Do bioturbators modify ocean acidification effects on marine meiobenthos? An experimental study on Abra alba

Allison Durand

The uptake of anthropogenic CO2 by the oceans has caused a decline in ocean pH of 0.1 and a further decrease of 0.2 and 0.3 units has been predicted for the current century. To investigate whether the presence of the biodiffuser Abra alba may alter ocean acidification effects on meiobenthos communities, a 6-week laboratory experiment was carried out. Sediment cores using subtidal sediment with bivalves present or absent were exposed to seawater at either pH 8.1 (ambient) or 7.8 (reduced).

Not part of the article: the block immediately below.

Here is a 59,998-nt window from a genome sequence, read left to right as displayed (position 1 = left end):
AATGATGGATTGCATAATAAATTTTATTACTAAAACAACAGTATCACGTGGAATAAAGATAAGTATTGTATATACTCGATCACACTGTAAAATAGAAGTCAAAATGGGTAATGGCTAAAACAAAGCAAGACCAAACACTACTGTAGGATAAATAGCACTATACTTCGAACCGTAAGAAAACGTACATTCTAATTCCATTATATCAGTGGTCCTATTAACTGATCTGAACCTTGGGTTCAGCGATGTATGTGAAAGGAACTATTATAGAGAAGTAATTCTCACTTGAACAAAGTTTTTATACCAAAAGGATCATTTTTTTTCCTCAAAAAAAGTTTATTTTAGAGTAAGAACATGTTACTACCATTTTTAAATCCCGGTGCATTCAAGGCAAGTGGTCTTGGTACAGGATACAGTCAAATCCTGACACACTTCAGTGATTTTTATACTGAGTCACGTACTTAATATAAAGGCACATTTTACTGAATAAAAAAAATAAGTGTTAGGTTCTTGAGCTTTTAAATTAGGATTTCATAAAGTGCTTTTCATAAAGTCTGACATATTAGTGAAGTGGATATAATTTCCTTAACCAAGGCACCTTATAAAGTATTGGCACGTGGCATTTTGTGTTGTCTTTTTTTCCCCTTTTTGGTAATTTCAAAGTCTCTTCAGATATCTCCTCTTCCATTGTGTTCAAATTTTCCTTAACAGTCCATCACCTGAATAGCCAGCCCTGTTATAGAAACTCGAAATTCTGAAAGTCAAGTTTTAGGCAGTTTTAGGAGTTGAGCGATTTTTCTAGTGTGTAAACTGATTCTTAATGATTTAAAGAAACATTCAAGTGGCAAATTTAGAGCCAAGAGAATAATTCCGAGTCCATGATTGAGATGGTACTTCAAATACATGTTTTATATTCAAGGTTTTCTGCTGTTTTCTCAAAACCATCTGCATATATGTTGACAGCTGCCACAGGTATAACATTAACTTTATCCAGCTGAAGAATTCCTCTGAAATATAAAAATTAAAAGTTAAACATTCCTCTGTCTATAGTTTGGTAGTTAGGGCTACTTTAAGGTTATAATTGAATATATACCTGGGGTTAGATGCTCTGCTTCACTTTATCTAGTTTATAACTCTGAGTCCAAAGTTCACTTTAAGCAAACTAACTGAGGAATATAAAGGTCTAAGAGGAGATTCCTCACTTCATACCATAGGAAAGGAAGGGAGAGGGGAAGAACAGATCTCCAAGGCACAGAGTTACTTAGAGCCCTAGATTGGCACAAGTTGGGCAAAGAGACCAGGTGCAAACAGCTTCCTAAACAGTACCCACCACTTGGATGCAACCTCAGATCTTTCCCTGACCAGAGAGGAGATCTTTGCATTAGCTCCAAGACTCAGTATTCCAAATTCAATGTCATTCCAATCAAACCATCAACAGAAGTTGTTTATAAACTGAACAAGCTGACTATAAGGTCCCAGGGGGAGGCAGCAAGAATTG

The present study shows that neither pH nor the presence of A. alba seems to affect significantly meiofauna densities from Abra alba communities. Observed trends suggest that meiofauna vertical distribution might be structured by the presence of this bivalve. In the absence of Abra, acidification could have shifted vertical nematode distribution, probably related to migration and mortality. The presence of Abra seems to increase or decrease meiofauna density due to a possible change in the feeding behavior of Abra alba from suspension- and deposit-feeding to a higher deposit-feeding under reduced pH conditions. This thesis suggests that ocean acidification may, therefore, exert cascading effects on the meiofauna, altering A. alba communities and its ecosystem functioning.